(Image credit: Wikipedia user Howcheng)After the Crash
The author and two other bystanders approached the bird as it lay prostrate on the ground. Upon reaching the gull, the author removed the bag from its head. The gull promptly attacked the author, flapping its wings and attempting to peck him about the hands, head, face, and neck until he dropped the bag and retreated to a safe distance. The other two witnesses—both unknown to the author—had a far quicker reaction time with regard to getting away from the gull, and were not subjected to its wrath.
The bird proceeded to feed upon the popcorn with no outward signs of distress or injury. It flew out of sight uneventfully after a few minutes.
Based upon the circumstances and the position of the bag over the bird’s head during the flight, I conclude that the crash was due to spatial disorientation, which is most simply defined as loss of or confusion about one’s position with regard to roll, pitch, and yaw relative to the force of gravity.
Among human pilots, flight in situations where the horizon is not visible or discernable due to obscuration as a result of fog, dark night, clouds, or other factors predisposes to the occurrence of disorientation. It accounts for a significant percentage of fatal general aviation crashes annually.1
Birds, however, have been documented as being capable of flight in conditions (referred to as “instrument meteorological conditions”) that would require human pilots to use instruments. Some of these cases were observed via radar2. Other cases, reported to the National Wildlife Strike Database, involve aircraft making physical contact with birds.3 while flying in clouds, fog, or rain. European starlings (Sternus vulgaris) have been experimentally demonstrated to be able to maintain straight and level flight in complete darkness within a wind tunnel for durations as long as one minute.4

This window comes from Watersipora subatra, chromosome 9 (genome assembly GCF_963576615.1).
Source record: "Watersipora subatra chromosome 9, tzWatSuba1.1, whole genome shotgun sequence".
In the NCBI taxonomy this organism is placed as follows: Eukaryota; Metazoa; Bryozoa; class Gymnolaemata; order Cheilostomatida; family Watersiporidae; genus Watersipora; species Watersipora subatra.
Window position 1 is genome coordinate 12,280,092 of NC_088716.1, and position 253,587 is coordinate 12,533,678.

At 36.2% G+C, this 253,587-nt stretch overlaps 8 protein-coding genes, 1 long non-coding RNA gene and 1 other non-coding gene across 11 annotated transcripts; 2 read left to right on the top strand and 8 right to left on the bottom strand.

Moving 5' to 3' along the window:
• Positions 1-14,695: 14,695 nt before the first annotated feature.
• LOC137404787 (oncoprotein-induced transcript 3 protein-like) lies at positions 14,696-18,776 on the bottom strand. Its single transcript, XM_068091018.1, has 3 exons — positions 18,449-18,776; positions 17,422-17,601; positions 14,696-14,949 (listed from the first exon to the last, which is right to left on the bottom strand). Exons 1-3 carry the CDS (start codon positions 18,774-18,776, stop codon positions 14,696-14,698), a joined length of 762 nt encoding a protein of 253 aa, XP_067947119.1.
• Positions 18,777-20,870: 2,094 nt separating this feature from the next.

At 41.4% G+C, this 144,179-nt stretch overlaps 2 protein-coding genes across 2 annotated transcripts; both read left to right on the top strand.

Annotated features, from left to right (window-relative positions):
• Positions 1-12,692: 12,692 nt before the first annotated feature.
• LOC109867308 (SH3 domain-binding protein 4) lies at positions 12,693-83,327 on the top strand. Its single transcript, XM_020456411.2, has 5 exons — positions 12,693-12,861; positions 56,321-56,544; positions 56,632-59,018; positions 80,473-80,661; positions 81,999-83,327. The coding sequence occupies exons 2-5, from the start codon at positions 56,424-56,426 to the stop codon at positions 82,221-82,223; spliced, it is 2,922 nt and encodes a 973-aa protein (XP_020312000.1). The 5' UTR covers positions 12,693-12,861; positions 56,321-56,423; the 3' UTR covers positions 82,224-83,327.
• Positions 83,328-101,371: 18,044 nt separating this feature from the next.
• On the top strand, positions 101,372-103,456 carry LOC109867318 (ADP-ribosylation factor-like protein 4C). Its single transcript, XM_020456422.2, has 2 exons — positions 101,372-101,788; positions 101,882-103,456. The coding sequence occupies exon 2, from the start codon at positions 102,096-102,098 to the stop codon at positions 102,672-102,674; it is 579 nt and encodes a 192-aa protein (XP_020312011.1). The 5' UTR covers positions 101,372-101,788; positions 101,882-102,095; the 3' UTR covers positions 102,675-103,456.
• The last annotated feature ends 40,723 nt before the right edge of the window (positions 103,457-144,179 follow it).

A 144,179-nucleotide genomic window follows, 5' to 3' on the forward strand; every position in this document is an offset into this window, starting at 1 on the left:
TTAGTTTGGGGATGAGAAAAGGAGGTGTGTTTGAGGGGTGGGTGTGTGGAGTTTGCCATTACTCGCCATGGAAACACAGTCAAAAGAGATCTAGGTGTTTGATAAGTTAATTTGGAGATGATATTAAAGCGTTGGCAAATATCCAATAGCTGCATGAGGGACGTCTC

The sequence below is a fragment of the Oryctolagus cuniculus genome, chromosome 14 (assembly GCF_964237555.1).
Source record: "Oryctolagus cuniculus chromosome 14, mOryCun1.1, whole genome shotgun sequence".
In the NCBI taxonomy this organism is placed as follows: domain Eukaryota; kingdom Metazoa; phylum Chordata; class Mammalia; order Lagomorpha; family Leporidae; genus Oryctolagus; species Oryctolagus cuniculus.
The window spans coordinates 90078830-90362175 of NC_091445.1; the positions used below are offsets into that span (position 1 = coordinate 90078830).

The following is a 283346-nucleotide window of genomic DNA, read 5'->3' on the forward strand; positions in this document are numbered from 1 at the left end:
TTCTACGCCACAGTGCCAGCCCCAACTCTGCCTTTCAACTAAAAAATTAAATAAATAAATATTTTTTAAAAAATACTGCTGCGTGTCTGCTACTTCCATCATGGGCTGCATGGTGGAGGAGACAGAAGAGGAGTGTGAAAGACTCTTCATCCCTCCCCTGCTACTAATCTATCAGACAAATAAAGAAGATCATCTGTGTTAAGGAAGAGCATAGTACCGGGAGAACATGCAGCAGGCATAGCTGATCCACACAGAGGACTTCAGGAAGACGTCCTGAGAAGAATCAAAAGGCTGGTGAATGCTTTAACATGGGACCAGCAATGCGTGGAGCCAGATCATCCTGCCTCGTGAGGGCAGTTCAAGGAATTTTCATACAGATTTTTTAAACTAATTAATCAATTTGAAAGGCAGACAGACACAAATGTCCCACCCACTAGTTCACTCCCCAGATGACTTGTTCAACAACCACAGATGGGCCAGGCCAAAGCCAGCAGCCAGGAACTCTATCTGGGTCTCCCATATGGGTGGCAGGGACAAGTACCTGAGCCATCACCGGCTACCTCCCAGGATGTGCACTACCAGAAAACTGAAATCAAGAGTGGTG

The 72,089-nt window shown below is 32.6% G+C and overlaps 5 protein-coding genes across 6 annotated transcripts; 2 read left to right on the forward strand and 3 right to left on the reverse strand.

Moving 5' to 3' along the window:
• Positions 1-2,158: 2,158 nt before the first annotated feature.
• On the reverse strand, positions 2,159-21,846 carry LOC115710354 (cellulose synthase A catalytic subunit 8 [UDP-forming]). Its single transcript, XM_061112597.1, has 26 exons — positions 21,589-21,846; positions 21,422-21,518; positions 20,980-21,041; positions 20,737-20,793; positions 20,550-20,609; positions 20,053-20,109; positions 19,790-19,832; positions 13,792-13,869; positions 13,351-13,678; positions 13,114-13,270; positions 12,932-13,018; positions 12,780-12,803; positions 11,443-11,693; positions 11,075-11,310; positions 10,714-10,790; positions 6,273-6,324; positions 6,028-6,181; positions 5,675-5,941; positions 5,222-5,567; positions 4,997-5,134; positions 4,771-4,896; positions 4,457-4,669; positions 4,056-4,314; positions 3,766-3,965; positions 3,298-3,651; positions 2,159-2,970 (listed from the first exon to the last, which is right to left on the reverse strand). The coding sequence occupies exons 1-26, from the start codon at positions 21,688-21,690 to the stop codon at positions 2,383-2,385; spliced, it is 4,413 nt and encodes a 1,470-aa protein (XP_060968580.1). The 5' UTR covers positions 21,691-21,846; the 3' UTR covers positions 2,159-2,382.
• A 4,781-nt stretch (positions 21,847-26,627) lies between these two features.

Disorientation in Other Bird Species
To the knowledge of the author, this is the first instance of spatial disorientation in any of the gull species to be reported in the literature. It has previously been reported in association with conditions manifesting limited visibility—but not involving popcorn bags—in other birds, including Canada geese (Branta canadensis), lesser snow geese (Anser caerulescens caerulescens)5, and king eiders (Somateria spectablis).6
The deaths of several hundred blackbirds in Beebe Arkansas on New Year’s Day 2011 also have several factors (dark night, birds with poor night vision, events that startle a flock into flight, etc.) common to the prior events attributed to spatial disorientation. Nearly all of these cases have involved flocking birds, although there might be a selection bias at work since 5,000 dead blackbirds tends to warrant mention more of an investigation and report than a single dead bird. However, there may be some behavioral issues that predispose flocking birds to mass fatality events due to spatial disorientation. The tendency to “follow the leader” may lead to a flock of birds crashing into the ground in an avian version of the infamous 1982 “diamond crash” of four T-38 jets flown by the United States Air Force Thunderbirds Air Demonstration Team, which impacted the ground during a training mission to practice a formation loop.
(Image credit: Flickr user Rev. Xanatos Satanicos Bombasticos (ClintJCL))Pigeons and Blindfolds, and Humans
Spatial disorientation has also been experimentally demonstrated among racing pigeons fitted with blindfolds and placed into a small centrifuge prior to release for flight.7 It was noted that covering the birds’ eyes alone was not sufficient to induce spatial disorientation. No spinning or other abnormal flight attitudes were noted in the case reported here prior to removal of visual cues.